Three things learned: Liverpool v. Man City

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LIVERPOOL – It was billed as the best game of the season so far as the two title favorites locked horns at Anfield.

[ VIDEO: Premier League highlights

A 0-0 draw between Liverpool and Manchester City ensued in a cagey encounter where both teams kept their unbeaten record intact for this season, while Riyad Mahrez smashed a penalty kick over the bar late on as City almost snatched all three points.

Here’s what we learned from Anfield.


CITY’S DEEP LINE SHOWED LIVERPOOL TOO MUCH RESPECT

Manchester City passed the ball between their goalkeeper Ederson and two center backs John Stones and Aymeric Laporte time and time again in the first half. They deliberately held a deep defensive line to stop any threat from Liverpool’s rapid forwards in-behind them. That frustrated Liverpool no end, but also diminished City’s presence as an attacking unit. It showed plenty of respect for Liverpool and after being beaten three times in their last four outings against Klopp’s side, you could hardly forgive Guardiola’s pragmatic approach.

City didn’t waver too far from their usual possession-based philosophy, but there was enough of a diversion from their norm to suggest that showed supreme caution as to what Liverpool could do to them. City had just 51 percent possession, which is their lowest amount in a PL game since Guardiola took charge. Even when Gabriel Jesus came on in the second half it wasn’t to give Aguero some much needed support. Yet Guardiola’s team controlled large spells of the second half and they ground Liverpool down with Mahrez twice coming close before he wasted a glorious opportunity by smashing a penalty kick high into the Anfield Road end. City will be happy with a point at Anfield given the fact that Guardiola had lost on both of his previous visits to Liverpool. But maybe, just maybe, Man City gave Liverpool too much respect.


PK CALLS GO LIVERPOOL’S WAY IN EDGY ENCOUNTER

Mahrez wasted City’s biggest chance from the penalty spot but City could have easily had three penalty kicks with Virgil Van Dijk handling in the box in the second half (although a foul on him was belatedly given) and Dejan Lovren clumsily bundled over Sergio Aguero in the first half. The breaks went Liverpool’s way in a tight, tense game. Aside from the penalty debates, there were enough late challenges, clever fouls and angry reactions on the sidelines to suggest this rivalry is growing into something special. Yes, this game wasn’t a classic compared to Liverpool’s 4-3 win last season at Anfield, but that is because these two teams are so evenly-matched and have so much respect for one another that they failed to take risks and didn’t divert from their gameplan during the game.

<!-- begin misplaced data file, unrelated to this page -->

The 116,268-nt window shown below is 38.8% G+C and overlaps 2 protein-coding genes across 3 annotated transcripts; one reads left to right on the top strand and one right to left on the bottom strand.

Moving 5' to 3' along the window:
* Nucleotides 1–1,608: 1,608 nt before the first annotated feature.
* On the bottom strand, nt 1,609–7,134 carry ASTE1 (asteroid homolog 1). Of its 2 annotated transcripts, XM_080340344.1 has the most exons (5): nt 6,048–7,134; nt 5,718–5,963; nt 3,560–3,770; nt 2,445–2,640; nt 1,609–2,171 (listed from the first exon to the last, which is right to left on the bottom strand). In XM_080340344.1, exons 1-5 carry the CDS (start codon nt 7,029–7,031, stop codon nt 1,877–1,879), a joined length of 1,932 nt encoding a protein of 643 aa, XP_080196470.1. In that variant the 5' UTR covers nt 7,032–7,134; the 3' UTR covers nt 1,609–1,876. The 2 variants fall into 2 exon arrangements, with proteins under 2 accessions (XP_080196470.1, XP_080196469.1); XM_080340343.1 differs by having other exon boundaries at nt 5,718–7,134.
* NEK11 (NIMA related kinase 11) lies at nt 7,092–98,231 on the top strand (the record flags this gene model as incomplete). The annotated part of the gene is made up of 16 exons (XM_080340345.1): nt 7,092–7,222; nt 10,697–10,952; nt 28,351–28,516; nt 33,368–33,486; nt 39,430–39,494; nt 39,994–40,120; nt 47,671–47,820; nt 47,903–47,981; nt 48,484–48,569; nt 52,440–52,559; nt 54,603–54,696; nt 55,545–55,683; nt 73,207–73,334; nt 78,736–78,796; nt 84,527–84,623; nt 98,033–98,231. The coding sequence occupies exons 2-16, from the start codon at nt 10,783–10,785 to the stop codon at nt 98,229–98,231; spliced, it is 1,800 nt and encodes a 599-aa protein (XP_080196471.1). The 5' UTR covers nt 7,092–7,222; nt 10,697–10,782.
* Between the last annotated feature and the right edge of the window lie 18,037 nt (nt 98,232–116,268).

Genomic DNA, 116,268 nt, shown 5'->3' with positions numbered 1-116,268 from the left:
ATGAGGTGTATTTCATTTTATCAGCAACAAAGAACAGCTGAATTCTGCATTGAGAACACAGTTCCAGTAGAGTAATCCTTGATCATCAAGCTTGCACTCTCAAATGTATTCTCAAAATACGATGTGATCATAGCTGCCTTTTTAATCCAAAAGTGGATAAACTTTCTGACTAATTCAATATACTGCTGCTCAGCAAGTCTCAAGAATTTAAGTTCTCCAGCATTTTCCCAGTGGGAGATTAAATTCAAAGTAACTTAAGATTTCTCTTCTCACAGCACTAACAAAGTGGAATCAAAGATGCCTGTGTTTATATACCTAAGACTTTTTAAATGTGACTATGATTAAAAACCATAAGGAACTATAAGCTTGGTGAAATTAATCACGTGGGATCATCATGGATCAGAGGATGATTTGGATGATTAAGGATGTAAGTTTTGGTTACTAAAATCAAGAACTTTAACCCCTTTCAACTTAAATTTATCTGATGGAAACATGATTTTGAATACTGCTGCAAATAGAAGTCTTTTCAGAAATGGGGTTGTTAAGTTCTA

They each swapped a striker for a striker instead of going for it and Guardiola and Klopp will both be happy enough with a point from this encounter before the two-week international break. Liverpool’s unbeaten run at home is now stretched to 25 PL games, while they haven’t lost in their last 14 games against the so-called “top six” which dates back to January 2016. These two next do battle at the Etihad Stadium on Jan. 1 and we can expect a similar encounter with both teams atop the table. They now sit level on 20 points atop the table with Chelsea and those three are your favorites to win the Premier League. The title race is on.


SALAH’S RUST REMAINS

Mohamed Salah just can’t shake off the rust which has encased his 2018-19 season so far. He had a field day against Man City last season, missing several chances in his first-ever game against them and was then involved in five goals (three goals, two assists) in his next three encounters against City. In truth, he didn’t look dangerous all afternoon at Anfield. In the 63rd minute he cut inside on his left foot and like last season, he curled a shot in on goal. Unlike last season the ball didn’t fly into the top corner as he wheeled away in disgust as Ederson easily saved. We’ve seen that frustrated, almost tormented, look on Salah’s face far too often this season. We saw it again six minutes later as Andrew Robertson played a long ball up to Salah but his first touch was a little off and he skied his effort over the bar and into the Kop. That just about sums up Salah’s season so far as he’s scored three goals in 11 games in all competitions. It was always going to be impossible for him to replicate the season he had in 2017-18, yet the reasons for Salah’s are plentiful. Goalkeepers now know where he wants to finish and defenders understand his movements and runs better. Add in his shoulder injury at the end of last season and the fact that he rushed back to play for Egypt at the World Cup, and there could also be a general lack of sharpness rolled in there.